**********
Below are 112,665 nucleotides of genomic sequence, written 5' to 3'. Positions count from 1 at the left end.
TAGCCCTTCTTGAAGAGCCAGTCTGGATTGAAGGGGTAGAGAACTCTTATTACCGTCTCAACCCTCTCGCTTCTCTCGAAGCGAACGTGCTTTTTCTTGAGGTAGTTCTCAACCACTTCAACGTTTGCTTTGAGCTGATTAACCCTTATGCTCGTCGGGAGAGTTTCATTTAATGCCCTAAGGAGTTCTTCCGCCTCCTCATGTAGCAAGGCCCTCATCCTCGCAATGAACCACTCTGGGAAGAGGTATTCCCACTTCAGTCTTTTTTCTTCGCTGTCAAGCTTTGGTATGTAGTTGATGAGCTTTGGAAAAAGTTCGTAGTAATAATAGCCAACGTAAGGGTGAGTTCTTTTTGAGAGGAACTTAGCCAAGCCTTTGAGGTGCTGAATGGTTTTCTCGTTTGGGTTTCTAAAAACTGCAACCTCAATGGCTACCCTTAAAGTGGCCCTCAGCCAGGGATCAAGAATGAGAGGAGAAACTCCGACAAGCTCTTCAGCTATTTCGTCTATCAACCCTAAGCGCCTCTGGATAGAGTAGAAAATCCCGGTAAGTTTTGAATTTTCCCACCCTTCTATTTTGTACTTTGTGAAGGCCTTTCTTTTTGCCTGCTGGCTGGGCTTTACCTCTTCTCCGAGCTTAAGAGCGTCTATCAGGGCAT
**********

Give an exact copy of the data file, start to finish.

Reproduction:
Below are 112,665 nucleotides of genomic sequence, written 5' to 3'. Positions count from 1 at the left end.
TAGCCCTTCTTGAAGAGCCAGTCTGGATTGAAGGGGTAGAGAACTCTTATTACCGTCTCAACCCTCTCGCTTCTCTCGAAGCGAACGTGCTTTTTCTTGAGGTAGTTCTCAACCACTTCAACGTTTGCTTTGAGCTGATTAACCCTTATGCTCGTCGGGAGAGTTTCATTTAATGCCCTAAGGAGTTCTTCCGCCTCCTCATGTAGCAAGGCCCTCATCCTCGCAATGAACCACTCTGGGAAGAGGTATTCCCACTTCAGTCTTTTTTCTTCGCTGTCAAGCTTTGGTATGTAGTTGATGAGCTTTGGAAAAAGTTCGTAGTAATAATAGCCAACGTAAGGGTGAGTTCTTTTTGAGAGGAACTTAGCCAAGCCTTTGAGGTGCTGAATGGTTTTCTCGTTTGGGTTTCTAAAAACTGCAACCTCAATGGCTACCCTTAAAGTGGCCCTCAGCCAGGGATCAAGAATGAGAGGAGAAACTCCGACAAGCTCTTCAGCTATTTCGTCTATCAACCCTAAGCGCCTCTGGATAGAGTAGAAAATCCCGGTAAGTTTTGAATTTTCCCACCCTTCTATTTTGTACTTTGTGAAGGCCTTTCTTTTTGCCTGCTGGCTGGGCTTTACCTCTTCTCCGAGCTTAAGAGCGTCTATCAGGGCAT